Law and the Immigration Reform and Control Act:
The Impact of the Wal-Mart Settlement

John A. Pearce II

10 Lewis & Clark L. Rev. 597 (2006)

An estimated 7.2 million undocumented immigrants are currently employed in the United States. These workers commonly find jobs in low-wage, labor intensive industries. Many of these jobs are with smaller firms that work as independent contractors to larger businesses. The intersection of the two phenomena—readily available, cheap, illegal laborers and a high demand for cheap, desperate laborers—creates a tempting opportunity for uninformed, careless, or unscrupulous employers. Perhaps emblazoned by shifting political priorities, from the Clinton Administration’s “catch and release” policy to the Bush Administration’s pledge to “return every illegal entrant we catch at the border, with no exceptions,” illegal aliens continue to find employment in record numbers in direct violation of federal laws.

To help better understand the potential for unintended violations of the Immigration Reform and Control Act and of independent contractor law, this Article investigates the responsibilities of an employer in its relationships with independent contractors to assure that workers are legally eligible for employment. Further, this Article analyzes the shifting priorities of the U.S. government in enforcing the laws on illegal workers as foreshadowed by a 2005 agreement in which the government required Wal-Mart to make an million cash payment and to accept three weighty enforcement burdens in exchange for dropping charges that Wal-Mart knowingly used independent cleaning contractors that employed illegal aliens. Finally, this Article explores the relative merits of strategies that a business can employ in efforts to balance control of its hiring practices with exposure to liability for hiring illegal aliens.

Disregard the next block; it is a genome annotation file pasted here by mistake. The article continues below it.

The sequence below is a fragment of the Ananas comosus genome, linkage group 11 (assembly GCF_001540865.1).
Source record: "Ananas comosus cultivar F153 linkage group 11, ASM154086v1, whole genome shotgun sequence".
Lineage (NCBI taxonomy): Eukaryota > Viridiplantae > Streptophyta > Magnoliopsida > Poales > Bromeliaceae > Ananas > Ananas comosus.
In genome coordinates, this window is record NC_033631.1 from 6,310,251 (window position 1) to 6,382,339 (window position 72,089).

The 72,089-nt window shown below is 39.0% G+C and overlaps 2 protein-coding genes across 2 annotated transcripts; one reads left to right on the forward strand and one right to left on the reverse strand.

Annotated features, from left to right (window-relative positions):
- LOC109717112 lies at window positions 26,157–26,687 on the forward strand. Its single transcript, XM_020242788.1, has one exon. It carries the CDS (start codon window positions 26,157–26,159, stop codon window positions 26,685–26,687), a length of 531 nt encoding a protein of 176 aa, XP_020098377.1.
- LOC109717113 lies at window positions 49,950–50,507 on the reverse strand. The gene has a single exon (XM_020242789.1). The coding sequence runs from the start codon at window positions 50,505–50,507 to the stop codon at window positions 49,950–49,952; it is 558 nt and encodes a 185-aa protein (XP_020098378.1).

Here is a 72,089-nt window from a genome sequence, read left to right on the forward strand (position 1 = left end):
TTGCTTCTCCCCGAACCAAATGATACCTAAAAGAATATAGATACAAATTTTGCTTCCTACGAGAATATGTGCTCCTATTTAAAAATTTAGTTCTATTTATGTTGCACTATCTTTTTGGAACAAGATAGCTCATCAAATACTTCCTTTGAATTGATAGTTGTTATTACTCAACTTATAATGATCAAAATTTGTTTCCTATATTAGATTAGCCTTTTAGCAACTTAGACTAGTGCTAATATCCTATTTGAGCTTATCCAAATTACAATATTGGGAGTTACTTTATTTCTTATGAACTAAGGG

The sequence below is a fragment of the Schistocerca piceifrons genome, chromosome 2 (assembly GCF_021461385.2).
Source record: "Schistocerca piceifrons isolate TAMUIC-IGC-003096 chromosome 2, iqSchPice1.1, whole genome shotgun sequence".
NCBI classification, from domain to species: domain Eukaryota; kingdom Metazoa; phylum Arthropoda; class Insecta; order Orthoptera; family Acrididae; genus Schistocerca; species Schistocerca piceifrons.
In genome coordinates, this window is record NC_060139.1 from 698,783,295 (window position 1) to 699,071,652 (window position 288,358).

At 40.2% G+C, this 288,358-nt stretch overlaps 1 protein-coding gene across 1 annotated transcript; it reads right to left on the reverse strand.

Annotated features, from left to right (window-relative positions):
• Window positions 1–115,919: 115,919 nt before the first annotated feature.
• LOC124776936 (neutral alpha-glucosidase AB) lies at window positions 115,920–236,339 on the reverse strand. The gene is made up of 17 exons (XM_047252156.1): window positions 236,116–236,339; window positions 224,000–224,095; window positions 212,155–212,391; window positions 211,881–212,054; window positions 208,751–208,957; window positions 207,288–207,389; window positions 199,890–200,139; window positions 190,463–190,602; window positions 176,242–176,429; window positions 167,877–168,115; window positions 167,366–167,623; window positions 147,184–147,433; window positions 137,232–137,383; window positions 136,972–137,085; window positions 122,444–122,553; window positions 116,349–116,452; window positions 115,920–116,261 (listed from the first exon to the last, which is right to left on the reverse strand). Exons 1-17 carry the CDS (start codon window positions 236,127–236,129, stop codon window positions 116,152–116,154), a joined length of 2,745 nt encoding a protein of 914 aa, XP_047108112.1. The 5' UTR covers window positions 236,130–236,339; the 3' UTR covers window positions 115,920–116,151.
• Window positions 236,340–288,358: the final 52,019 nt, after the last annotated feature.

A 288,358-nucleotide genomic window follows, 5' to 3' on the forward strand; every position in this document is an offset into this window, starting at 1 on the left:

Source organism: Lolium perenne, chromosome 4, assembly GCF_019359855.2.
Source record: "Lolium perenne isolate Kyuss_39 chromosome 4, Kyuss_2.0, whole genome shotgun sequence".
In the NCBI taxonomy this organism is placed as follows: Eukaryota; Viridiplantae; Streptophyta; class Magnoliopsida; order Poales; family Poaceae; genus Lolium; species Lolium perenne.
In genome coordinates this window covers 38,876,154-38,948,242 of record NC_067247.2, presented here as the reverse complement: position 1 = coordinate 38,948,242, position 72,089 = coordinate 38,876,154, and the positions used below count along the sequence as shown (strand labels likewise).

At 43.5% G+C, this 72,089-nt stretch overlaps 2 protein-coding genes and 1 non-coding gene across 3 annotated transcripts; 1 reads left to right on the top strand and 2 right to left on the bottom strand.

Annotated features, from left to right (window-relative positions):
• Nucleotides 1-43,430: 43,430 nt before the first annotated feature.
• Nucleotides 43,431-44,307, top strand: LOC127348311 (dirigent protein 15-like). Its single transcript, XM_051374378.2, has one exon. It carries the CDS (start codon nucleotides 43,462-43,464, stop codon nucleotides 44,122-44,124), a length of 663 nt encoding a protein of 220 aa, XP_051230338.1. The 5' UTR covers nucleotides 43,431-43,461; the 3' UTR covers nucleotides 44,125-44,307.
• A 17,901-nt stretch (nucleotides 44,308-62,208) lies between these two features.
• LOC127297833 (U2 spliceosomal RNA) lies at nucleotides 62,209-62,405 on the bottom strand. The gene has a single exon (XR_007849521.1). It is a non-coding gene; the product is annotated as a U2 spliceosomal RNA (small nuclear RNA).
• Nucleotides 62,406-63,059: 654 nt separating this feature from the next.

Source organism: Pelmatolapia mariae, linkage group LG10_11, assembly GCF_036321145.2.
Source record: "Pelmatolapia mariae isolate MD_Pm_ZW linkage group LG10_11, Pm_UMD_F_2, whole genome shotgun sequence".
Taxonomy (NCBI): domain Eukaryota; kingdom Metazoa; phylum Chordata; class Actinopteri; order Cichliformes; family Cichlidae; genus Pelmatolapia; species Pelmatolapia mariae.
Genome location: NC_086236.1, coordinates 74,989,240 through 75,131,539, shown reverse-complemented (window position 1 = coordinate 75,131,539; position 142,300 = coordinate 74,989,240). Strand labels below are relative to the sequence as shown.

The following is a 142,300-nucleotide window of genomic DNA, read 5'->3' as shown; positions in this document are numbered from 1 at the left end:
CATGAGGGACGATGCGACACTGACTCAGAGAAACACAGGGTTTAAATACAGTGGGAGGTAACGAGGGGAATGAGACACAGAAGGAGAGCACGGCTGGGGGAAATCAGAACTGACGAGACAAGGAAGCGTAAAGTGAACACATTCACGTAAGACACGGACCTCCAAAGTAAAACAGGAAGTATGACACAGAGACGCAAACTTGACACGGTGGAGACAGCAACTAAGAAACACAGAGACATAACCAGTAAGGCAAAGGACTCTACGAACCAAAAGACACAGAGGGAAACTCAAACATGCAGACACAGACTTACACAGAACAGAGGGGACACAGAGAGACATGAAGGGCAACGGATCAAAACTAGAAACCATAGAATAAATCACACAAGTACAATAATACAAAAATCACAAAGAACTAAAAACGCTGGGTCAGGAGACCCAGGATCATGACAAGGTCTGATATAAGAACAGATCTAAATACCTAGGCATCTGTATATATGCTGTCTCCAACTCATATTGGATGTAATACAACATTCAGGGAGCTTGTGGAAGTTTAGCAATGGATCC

The Futile Debate Over the Morality of the Death Penalty: A Critical Commentary on the Steiker and Sunstein-Vermeule Debate

Daniel R. Williams

10 Lewis & Clark L. Rev. 625 (2006)

The current issue of the Stanford Law Review reveals (or at least may spark) a surprising resurgence of interest in the morality of the death penalty, an interest different from the empirical inquiry into the effectiveness and reliability of capital punishment as a penological tool. With her deontological moral outlook, noted abolitionist Professor Carol Steiker takes aim at Professors Cass Sunstein and Adrian Vermeule’s consequentialist argument that if recent studies showing the significant deterrent impact of the death penalty are valid, then we are morally bound to accept capital punishment as a government crime-fighting tool. I contend that a deontological critique of the Sunstein-Vermeule claim, which is rooted in consequentialist ethics, must fail when it comes to the moral question of capital punishment.

Steiker’s effort to debunk Sunstein and Vermeule’s bold contention nicely illuminates why abstract moral theorizing is futile when it comes to capital punishment. She agrees with Sunstein and Vermeule that we must abandon the act-omission distinction when it comes to evaluating the moral worthiness of government policy options. I show that Steiker’s concession to abandon the act-omission distinction—a distinction crucial to deontology—dooms her critique of Sunstein and Vermeule’s consequentialist claim that the death penalty is morally obligatory. I also show that Sunstein and Vermeule’s argument is pure question-begging, that their collapse of the act-omission distinction to drive their moral argument smuggles in the unproved assumption that the death penalty is already morally justified. The lesson here is that moral claims about the death penalty arising from a deontological or consequentialist foundation inevitably collapse under the weight of real life. This 6,000-word article calls for continued focus on the realities of the death penalty as a practice, and thus discourages futile argumentation over that practice by resorting to abstract moral theorizing.